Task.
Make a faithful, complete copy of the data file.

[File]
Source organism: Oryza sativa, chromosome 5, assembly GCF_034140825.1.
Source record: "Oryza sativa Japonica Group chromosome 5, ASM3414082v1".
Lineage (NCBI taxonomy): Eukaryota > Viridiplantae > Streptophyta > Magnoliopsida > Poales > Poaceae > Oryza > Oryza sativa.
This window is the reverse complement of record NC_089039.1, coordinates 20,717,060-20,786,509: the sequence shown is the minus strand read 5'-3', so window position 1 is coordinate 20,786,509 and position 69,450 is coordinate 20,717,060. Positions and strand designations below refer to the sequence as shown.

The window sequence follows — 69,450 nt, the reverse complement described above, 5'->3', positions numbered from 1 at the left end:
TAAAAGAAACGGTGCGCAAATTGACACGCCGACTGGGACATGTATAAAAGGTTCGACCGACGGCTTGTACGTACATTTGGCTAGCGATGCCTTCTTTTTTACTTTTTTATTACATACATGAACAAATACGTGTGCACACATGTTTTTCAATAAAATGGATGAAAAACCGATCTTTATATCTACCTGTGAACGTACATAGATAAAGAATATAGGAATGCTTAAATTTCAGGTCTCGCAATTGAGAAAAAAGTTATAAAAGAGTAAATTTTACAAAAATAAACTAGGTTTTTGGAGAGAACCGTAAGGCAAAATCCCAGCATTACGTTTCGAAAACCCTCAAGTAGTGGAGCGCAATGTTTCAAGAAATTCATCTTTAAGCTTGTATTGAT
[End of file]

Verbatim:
Source organism: Oryza sativa, chromosome 5, assembly GCF_034140825.1.
Source record: "Oryza sativa Japonica Group chromosome 5, ASM3414082v1".
Lineage (NCBI taxonomy): Eukaryota > Viridiplantae > Streptophyta > Magnoliopsida > Poales > Poaceae > Oryza > Oryza sativa.
This window is the reverse complement of record NC_089039.1, coordinates 20,717,060-20,786,509: the sequence shown is the minus strand read 5'-3', so window position 1 is coordinate 20,786,509 and position 69,450 is coordinate 20,717,060. Positions and strand designations below refer to the sequence as shown.

The window sequence follows — 69,450 nt, the reverse complement described above, 5'->3', positions numbered from 1 at the left end:
TAAAAGAAACGGTGCGCAAATTGACACGCCGACTGGGACATGTATAAAAGGTTCGACCGACGGCTTGTACGTACATTTGGCTAGCGATGCCTTCTTTTTTACTTTTTTATTACATACATGAACAAATACGTGTGCACACATGTTTTTCAATAAAATGGATGAAAAACCGATCTTTATATCTACCTGTGAACGTACATAGATAAAGAATATAGGAATGCTTAAATTTCAGGTCTCGCAATTGAGAAAAAAGTTATAAAAGAGTAAATTTTACAAAAATAAACTAGGTTTTTGGAGAGAACCGTAAGGCAAAATCCCAGCATTACGTTTCGAAAACCCTCAAGTAGTGGAGCGCAATGTTTCAAGAAATTCATCTTTAAGCTTGTATTGAT